From the Chicago Reader (March 10, 1995). — J.R.
Ashes of Time
Rating *** A must see
Directed and written by Wong Kar-wai
With Leslie Cheung, Tony Leung Kar-fai, Brigitte Lin Ching-hsia,Tony Leung Chiu-wai, Maggie Cheung, Jacky Cheung, and Karina Lau.
There’s no question that Chinese cinema is in a state of upheaval. On the mainland the government’s film bureau has introduced new legislation that would discourage foreign financing of local production, and it’s blacklisted many of the best (and best-known) independent filmmakers and video artists, including Tian Zhuangzhuang (The Blue Kite), Zhang Yimou (To Live), and Zhang Yuan (Mama). Meanwhile the market for Chinese movies in both Taiwan and Hong Kong has taken a nosedive. Last summer, for the first time in Hong Kong in three decades, Hollywood movies outgrossed locally made movies (with Speed and The Flintstones leading the pack). And according to Asian film specialist Tony Rayns, most of the best Taiwanese directors are seeking new sources of financing and exploring foreign markets now that their local audiences are drifting away. Even the most publicized romance in the Chinese film world, the one between director Zhang Yimou and star Gong Li, is on the rocks.… Read more »
AT THE DEATH HOUSE DOOR (Steve James and Peter Gilbert, 2008, 94 min .)
This remarkable Katemquin documentary is showing at 8 PM tonight on the IFC channel (I saw it last night, at a free public screening), but if you miss it there, you’ll have plenty of other chances to see it–you can even screen it online. It wouldn’t quite do the film justice to say that it’s about capital punishment and miscarriages of justice in Huntsville, Texas, although these topics are certainly part of its fabric. It’s really a character study of Carroll Pickett, a quiet, undemonstrative man who served as the death house chaplain for over 95 executions, including the world’s first lethal injection, and gradually went from believing to disbelieving in capital punishment in the process. You might say that he’s someone who discovered the truth about his activity the hard way, which may also be the best way.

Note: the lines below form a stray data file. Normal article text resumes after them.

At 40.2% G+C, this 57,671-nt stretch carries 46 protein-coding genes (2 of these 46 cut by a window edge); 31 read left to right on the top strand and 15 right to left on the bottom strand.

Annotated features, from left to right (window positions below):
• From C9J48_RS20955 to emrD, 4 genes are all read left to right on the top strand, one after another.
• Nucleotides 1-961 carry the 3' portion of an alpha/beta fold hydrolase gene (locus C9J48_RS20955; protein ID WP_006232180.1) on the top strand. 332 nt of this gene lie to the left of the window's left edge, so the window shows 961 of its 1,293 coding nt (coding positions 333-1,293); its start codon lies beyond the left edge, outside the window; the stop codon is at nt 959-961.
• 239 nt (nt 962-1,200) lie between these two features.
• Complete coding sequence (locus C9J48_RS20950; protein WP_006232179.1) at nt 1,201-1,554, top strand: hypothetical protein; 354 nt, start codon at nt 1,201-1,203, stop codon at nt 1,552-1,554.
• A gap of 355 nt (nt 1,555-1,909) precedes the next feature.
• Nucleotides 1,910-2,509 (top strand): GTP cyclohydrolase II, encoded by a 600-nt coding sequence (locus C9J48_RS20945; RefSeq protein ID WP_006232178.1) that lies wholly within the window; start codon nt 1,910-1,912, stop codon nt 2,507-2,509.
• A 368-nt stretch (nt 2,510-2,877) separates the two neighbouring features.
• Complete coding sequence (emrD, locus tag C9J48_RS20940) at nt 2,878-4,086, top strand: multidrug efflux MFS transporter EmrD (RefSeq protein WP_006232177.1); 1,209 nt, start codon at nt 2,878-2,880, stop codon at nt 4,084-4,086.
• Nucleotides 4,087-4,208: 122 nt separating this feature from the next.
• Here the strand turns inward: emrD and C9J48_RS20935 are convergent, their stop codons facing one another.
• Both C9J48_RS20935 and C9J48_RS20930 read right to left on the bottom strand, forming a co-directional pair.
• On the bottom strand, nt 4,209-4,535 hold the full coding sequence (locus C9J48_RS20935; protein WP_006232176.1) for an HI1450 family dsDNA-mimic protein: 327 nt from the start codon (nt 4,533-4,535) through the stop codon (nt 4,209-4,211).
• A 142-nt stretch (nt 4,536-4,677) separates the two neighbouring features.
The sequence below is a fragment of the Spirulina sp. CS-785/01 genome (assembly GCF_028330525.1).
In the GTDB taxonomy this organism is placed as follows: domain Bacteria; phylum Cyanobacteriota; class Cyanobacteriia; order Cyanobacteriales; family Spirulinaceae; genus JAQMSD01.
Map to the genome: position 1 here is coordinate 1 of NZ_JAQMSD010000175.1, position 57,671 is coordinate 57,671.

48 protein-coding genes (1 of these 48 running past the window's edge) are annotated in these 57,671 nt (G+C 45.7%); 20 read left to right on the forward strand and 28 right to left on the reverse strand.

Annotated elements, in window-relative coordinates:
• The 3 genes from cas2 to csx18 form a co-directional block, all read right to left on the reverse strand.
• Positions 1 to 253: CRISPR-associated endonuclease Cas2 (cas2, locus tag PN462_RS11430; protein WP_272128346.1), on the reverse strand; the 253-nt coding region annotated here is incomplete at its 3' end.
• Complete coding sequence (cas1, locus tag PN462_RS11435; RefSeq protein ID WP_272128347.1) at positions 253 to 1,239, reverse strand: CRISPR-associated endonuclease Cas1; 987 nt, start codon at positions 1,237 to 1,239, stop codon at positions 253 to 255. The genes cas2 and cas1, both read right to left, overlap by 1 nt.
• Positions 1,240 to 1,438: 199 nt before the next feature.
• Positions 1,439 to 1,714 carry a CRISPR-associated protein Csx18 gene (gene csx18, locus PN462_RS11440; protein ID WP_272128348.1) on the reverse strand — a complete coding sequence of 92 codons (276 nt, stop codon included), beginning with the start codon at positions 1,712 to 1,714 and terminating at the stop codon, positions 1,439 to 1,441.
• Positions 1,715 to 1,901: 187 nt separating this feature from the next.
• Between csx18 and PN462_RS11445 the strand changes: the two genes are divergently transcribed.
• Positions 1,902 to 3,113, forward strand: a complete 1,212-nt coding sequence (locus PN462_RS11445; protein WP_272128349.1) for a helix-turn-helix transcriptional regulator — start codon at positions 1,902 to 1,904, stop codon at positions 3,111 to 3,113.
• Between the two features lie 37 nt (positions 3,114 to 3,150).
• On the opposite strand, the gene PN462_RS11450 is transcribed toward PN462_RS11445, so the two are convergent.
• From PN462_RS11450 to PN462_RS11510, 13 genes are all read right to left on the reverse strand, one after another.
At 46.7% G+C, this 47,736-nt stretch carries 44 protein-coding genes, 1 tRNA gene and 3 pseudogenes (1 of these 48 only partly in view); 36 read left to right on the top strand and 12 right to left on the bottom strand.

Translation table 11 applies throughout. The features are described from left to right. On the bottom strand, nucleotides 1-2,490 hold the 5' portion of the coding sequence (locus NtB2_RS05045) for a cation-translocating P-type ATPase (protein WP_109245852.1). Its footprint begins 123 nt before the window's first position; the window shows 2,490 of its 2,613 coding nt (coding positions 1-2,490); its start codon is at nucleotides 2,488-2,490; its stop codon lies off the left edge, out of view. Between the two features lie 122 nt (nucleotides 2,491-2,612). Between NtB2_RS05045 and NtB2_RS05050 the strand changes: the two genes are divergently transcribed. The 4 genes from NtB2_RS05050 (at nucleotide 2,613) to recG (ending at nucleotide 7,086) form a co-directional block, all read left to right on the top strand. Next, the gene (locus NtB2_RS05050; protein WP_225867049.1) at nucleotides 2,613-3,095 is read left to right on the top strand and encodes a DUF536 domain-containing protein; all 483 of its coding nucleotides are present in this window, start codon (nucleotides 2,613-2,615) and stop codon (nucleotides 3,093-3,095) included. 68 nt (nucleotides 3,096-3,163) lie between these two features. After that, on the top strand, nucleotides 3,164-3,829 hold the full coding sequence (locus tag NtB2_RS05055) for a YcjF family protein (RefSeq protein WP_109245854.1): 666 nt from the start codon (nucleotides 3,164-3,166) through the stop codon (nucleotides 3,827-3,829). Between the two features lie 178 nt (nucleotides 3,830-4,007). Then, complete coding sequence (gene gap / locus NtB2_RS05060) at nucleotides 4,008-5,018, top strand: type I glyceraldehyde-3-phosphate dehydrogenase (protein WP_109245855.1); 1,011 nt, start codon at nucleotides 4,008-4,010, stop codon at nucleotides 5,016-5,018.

By the same token, as I believe Peter Gilbert pointed out at the screening I attended, this isn’t a “political” film in the usual sense, and it doesn’t preach, even though it’s about a preacher. Steve James and Gilbert put it across with so much power because they know how to tell stories, as their previous films–including James’s HOOP DREAMS, STEVIE, and REEL PARADISE, and Gilbert’s VIETNAM: LONG TIME COMING–amply demonstrate.… Read more »
A “PIERROT” PRIMER by Jean-Pierre Gorin, a 36-minute audiovisual analysis of Jean-Luc Godard’s PIERROT LE FOU included on the second disc of the Criterion DVD of PIERROT LE FOU (Criterion 421, 2007).
For some time, I’d been lamenting that the highly original manner and method of lecturing on a film inaugurated by Manny Farber as a teacher at the University of California, San Diego and subsequently developed there by Jean-Pierre Gorin had still never been preserved on a DVD, which in some ways may be an ideal place for it. Then, when J-P’s inventive and perceptive remarks on portions of PIERROT LE FOU turned up on the Criterion DVD last year, I was thrilled and gratified to discover that it had finally happened. I even resolved to write about this in my next DVD column for Cinema Scope. But then I somehow managed to forget this resolve (so many DVDs, so little time)–at least until I accessed and started reading Royal Brown’s online review of the DVD in the summer issue of Cineaste, where my eye came upon a reference to Gorin’s “professorial and often rather smug and empty analysis of the film’s first fifteen minutes”. Since none of these three adjectives comes even close to describing my own responses, I regret my failure to note my own admiration for what Gorin has done.… Read more »
CHARLES FORT: THE MAN WHO INVENTED THE SUPERNATURAL by Jim Steinmeyer, New York: Jeremy P. Tarcher/Penguin, 332 pp.
NIGHT WRAPS THE SKY: WRITINGS BY AND ABOUT MAYAKOVSKY, edited by Michael Almereyda, New York: Farrar, Straus and Giroux, 2008, 272 pp.
Technically these are a biography and an anthology, but both are in effect delightful samplers of the work of two very singular and controversial men who were roughly contemporaries, although they were born 19 years apart: Charles Fort (1874-1932) and Vladimir Mayakovsky (1893-1930). I’m far from completing either book at this point, but both make for very pleasurable summer reading.
Fort was a late bloomer, especially regarding his public profile, which essentially consisted of the last four of his five published books–The Book of the Damned (1919), New Lands (1923), Lo! (1931), and Wild Talents (1932), all very witty, imaginative, and provocative forays into debunking science. These were preceded only by several short stories published only in magazines and a 1909 novel that has never been reprinted, as well as some other creative non-fiction, all unpublished, that Steinmeyer quotes from liberally. Steinmeyer is a specialist in stage magic with whom I once had the pleasure of doing a lengthy phone interview.… Read more »